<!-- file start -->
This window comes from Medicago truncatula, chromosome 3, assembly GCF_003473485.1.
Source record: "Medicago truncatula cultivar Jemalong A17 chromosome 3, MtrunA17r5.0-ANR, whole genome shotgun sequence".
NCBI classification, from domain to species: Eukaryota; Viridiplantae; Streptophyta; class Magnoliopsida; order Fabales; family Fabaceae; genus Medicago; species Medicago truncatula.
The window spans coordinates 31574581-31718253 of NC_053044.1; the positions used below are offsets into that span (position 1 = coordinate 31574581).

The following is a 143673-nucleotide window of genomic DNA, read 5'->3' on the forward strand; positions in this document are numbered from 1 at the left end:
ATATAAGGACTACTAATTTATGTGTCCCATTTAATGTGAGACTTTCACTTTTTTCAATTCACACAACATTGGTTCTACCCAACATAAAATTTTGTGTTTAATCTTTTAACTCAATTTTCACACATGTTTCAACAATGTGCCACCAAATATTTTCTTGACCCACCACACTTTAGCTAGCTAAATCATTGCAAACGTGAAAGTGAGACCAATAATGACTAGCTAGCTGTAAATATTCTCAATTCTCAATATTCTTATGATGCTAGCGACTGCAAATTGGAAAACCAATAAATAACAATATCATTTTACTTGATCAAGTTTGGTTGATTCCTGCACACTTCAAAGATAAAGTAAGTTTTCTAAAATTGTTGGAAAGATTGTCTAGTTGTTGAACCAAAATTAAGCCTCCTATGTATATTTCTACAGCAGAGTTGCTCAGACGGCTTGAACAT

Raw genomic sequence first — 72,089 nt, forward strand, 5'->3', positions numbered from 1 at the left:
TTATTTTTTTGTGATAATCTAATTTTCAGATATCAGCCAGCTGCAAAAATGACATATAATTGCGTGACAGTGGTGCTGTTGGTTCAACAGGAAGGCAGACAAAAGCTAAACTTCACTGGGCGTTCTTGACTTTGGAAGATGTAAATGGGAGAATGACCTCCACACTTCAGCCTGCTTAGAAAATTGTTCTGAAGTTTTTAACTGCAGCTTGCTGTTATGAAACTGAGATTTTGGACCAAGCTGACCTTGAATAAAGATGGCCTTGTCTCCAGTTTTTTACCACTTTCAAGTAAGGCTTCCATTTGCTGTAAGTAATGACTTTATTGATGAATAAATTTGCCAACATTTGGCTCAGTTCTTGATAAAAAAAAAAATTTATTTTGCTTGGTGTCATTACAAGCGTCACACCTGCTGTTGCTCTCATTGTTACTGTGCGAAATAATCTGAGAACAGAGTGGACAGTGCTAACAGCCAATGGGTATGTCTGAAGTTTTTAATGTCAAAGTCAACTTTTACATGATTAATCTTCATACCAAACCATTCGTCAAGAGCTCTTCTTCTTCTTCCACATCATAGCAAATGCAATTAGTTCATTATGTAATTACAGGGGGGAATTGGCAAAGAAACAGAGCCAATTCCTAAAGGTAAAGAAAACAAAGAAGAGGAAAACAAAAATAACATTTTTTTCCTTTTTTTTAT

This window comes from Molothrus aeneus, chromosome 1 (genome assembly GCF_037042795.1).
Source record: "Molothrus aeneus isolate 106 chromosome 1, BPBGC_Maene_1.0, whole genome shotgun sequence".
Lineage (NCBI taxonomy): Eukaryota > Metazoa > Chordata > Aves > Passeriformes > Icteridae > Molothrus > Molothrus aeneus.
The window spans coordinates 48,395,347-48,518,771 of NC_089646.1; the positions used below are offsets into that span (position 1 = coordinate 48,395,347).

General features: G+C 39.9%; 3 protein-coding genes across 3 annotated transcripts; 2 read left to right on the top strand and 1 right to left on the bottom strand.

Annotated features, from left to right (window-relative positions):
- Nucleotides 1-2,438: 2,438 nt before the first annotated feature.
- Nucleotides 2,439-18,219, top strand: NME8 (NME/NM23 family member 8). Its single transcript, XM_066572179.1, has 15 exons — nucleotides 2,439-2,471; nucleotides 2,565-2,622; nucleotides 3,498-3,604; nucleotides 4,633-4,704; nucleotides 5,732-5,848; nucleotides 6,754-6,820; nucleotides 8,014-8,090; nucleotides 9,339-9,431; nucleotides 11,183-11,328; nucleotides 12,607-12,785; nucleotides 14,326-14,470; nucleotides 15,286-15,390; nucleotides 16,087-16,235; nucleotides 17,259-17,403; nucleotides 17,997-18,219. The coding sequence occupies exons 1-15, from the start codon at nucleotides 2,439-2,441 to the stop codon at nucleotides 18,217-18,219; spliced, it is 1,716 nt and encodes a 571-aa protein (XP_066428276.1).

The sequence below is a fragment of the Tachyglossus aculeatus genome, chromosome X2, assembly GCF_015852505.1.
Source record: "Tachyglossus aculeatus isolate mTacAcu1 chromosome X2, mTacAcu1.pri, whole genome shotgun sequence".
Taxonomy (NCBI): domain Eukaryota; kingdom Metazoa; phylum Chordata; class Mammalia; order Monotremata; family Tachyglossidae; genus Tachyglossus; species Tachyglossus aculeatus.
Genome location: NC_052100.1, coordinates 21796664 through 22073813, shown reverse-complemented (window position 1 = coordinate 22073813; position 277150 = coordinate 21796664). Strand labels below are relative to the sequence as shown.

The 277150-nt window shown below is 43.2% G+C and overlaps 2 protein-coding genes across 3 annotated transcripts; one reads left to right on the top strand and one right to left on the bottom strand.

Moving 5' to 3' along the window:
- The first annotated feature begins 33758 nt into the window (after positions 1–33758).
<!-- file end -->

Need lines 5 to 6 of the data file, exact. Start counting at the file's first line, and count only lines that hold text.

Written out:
The following is a 143673-nucleotide window of genomic DNA, read 5'->3' on the forward strand; positions in this document are numbered from 1 at the left end:
ATATAAGGACTACTAATTTATGTGTCCCATTTAATGTGAGACTTTCACTTTTTTCAATTCACACAACATTGGTTCTACCCAACATAAAATTTTGTGTTTAATCTTTTAACTCAATTTTCACACATGTTTCAACAATGTGCCACCAAATATTTTCTTGACCCACCACACTTTAGCTAGCTAAATCATTGCAAACGTGAAAGTGAGACCAATAATGACTAGCTAGCTGTAAATATTCTCAATTCTCAATATTCTTATGATGCTAGCGACTGCAAATTGGAAAACCAATAAATAACAATATCATTTTACTTGATCAAGTTTGGTTGATTCCTGCACACTTCAAAGATAAAGTAAGTTTTCTAAAATTGTTGGAAAGATTGTCTAGTTGTTGAACCAAAATTAAGCCTCCTATGTATATTTCTACAGCAGAGTTGCTCAGACGGCTTGAACAT